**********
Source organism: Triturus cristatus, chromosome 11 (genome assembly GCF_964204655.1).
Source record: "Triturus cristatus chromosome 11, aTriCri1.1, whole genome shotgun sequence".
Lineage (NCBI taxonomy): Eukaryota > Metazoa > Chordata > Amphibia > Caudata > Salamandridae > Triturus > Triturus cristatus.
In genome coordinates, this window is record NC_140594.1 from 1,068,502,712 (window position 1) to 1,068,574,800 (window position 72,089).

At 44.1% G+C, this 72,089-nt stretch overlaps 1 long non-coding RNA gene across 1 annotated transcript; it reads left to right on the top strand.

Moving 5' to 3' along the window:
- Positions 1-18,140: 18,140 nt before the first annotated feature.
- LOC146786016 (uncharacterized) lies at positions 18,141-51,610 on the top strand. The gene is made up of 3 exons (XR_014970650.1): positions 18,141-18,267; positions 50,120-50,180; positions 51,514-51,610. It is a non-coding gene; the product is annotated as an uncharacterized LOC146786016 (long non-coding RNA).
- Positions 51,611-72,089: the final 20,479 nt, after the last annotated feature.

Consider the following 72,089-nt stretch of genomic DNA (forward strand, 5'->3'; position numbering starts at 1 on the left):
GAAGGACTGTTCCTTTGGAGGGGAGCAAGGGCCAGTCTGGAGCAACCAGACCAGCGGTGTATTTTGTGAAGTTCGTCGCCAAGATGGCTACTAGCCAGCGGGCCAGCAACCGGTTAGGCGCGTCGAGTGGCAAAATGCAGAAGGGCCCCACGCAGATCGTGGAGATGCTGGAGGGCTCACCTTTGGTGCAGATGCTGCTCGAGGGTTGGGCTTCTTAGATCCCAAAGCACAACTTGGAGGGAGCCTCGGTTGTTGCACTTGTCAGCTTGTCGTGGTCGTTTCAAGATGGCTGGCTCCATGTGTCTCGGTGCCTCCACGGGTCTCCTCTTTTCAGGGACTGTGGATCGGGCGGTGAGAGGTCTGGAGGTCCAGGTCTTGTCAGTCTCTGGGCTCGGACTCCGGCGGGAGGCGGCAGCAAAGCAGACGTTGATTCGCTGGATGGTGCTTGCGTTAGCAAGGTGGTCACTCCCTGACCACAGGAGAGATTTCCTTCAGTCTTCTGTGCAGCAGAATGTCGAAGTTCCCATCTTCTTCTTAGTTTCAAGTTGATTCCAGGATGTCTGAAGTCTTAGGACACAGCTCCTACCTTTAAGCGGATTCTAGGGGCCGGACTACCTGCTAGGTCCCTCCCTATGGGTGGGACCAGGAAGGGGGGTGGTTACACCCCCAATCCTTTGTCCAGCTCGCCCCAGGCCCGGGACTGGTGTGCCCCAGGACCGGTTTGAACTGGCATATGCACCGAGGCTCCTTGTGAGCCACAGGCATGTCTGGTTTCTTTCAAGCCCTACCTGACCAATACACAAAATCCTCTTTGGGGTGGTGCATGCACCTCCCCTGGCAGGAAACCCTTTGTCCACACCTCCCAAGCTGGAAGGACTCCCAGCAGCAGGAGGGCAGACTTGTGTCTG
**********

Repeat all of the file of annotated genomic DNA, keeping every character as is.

Source organism: Triturus cristatus, chromosome 11 (genome assembly GCF_964204655.1).
Source record: "Triturus cristatus chromosome 11, aTriCri1.1, whole genome shotgun sequence".
Lineage (NCBI taxonomy): Eukaryota > Metazoa > Chordata > Amphibia > Caudata > Salamandridae > Triturus > Triturus cristatus.
In genome coordinates, this window is record NC_140594.1 from 1,068,502,712 (window position 1) to 1,068,574,800 (window position 72,089).

At 44.1% G+C, this 72,089-nt stretch overlaps 1 long non-coding RNA gene across 1 annotated transcript; it reads left to right on the top strand.

Moving 5' to 3' along the window:
- Positions 1-18,140: 18,140 nt before the first annotated feature.
- LOC146786016 (uncharacterized) lies at positions 18,141-51,610 on the top strand. The gene is made up of 3 exons (XR_014970650.1): positions 18,141-18,267; positions 50,120-50,180; positions 51,514-51,610. It is a non-coding gene; the product is annotated as an uncharacterized LOC146786016 (long non-coding RNA).
- Positions 51,611-72,089: the final 20,479 nt, after the last annotated feature.

Consider the following 72,089-nt stretch of genomic DNA (forward strand, 5'->3'; position numbering starts at 1 on the left):
GAAGGACTGTTCCTTTGGAGGGGAGCAAGGGCCAGTCTGGAGCAACCAGACCAGCGGTGTATTTTGTGAAGTTCGTCGCCAAGATGGCTACTAGCCAGCGGGCCAGCAACCGGTTAGGCGCGTCGAGTGGCAAAATGCAGAAGGGCCCCACGCAGATCGTGGAGATGCTGGAGGGCTCACCTTTGGTGCAGATGCTGCTCGAGGGTTGGGCTTCTTAGATCCCAAAGCACAACTTGGAGGGAGCCTCGGTTGTTGCACTTGTCAGCTTGTCGTGGTCGTTTCAAGATGGCTGGCTCCATGTGTCTCGGTGCCTCCACGGGTCTCCTCTTTTCAGGGACTGTGGATCGGGCGGTGAGAGGTCTGGAGGTCCAGGTCTTGTCAGTCTCTGGGCTCGGACTCCGGCGGGAGGCGGCAGCAAAGCAGACGTTGATTCGCTGGATGGTGCTTGCGTTAGCAAGGTGGTCACTCCCTGACCACAGGAGAGATTTCCTTCAGTCTTCTGTGCAGCAGAATGTCGAAGTTCCCATCTTCTTCTTAGTTTCAAGTTGATTCCAGGATGTCTGAAGTCTTAGGACACAGCTCCTACCTTTAAGCGGATTCTAGGGGCCGGACTACCTGCTAGGTCCCTCCCTATGGGTGGGACCAGGAAGGGGGGTGGTTACACCCCCAATCCTTTGTCCAGCTCGCCCCAGGCCCGGGACTGGTGTGCCCCAGGACCGGTTTGAACTGGCATATGCACCGAGGCTCCTTGTGAGCCACAGGCATGTCTGGTTTCTTTCAAGCCCTACCTGACCAATACACAAAATCCTCTTTGGGGTGGTGCATGCACCTCCCCTGGCAGGAAACCCTTTGTCCACACCTCCCAAGCTGGAAGGACTCCCAGCAGCAGGAGGGCAGACTTGTGTCTG